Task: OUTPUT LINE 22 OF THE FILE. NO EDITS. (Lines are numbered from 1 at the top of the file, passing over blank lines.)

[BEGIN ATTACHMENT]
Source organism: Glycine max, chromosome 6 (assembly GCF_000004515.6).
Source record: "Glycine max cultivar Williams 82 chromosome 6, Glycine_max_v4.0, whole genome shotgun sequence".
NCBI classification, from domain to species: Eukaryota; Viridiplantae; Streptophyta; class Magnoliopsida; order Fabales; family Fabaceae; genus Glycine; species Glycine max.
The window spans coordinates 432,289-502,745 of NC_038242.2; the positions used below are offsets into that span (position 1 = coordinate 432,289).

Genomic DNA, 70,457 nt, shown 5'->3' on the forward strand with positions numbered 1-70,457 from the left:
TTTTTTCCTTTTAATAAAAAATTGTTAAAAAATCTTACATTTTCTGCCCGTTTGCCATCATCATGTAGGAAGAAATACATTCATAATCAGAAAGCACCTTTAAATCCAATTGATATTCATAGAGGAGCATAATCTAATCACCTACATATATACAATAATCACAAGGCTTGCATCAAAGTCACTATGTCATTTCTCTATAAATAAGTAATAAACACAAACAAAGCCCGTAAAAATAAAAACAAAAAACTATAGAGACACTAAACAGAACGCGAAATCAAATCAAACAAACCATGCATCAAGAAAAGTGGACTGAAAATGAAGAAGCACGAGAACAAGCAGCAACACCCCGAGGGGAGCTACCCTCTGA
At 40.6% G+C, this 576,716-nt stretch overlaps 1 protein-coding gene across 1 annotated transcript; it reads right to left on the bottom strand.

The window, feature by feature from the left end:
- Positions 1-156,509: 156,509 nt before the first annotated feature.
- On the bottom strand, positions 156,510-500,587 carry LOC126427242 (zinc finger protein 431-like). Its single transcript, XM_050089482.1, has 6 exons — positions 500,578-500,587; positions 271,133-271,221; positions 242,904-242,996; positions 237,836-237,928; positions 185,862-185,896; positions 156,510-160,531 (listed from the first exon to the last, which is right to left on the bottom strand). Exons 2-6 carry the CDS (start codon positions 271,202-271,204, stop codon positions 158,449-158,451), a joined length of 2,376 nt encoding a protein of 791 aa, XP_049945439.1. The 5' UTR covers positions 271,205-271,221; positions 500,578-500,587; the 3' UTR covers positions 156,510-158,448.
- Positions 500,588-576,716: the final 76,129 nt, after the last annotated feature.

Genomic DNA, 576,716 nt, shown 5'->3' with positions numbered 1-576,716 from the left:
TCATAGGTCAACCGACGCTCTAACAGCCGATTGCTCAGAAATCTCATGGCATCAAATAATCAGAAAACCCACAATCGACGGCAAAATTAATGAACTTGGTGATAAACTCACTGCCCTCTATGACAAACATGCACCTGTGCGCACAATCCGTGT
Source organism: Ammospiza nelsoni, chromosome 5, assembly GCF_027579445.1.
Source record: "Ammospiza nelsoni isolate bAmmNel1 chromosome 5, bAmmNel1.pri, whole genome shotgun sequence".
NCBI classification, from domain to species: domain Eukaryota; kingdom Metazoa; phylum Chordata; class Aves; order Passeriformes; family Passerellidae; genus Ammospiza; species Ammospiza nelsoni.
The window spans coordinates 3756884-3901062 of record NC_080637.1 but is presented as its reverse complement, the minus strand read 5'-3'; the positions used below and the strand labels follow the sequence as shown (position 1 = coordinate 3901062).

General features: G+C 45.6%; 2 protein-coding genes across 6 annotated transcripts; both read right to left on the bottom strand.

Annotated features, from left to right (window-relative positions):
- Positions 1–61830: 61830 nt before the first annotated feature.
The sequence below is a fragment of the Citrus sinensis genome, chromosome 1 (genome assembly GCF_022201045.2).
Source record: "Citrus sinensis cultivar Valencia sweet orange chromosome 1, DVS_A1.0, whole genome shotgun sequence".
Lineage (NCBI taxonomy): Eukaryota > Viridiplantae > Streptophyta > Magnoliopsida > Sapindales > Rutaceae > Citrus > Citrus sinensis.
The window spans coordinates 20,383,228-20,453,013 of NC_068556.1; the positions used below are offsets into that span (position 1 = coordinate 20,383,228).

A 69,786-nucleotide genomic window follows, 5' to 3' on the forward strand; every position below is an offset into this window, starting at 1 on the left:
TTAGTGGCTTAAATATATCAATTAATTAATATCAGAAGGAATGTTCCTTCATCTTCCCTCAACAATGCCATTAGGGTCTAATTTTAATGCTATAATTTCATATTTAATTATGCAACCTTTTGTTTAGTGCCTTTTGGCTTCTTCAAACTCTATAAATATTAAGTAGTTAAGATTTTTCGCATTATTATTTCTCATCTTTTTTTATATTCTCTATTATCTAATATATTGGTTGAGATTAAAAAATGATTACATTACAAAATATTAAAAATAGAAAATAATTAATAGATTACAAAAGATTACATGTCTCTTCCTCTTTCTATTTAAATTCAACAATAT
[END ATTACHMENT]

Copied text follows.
Source record: "Citrus sinensis cultivar Valencia sweet orange chromosome 1, DVS_A1.0, whole genome shotgun sequence".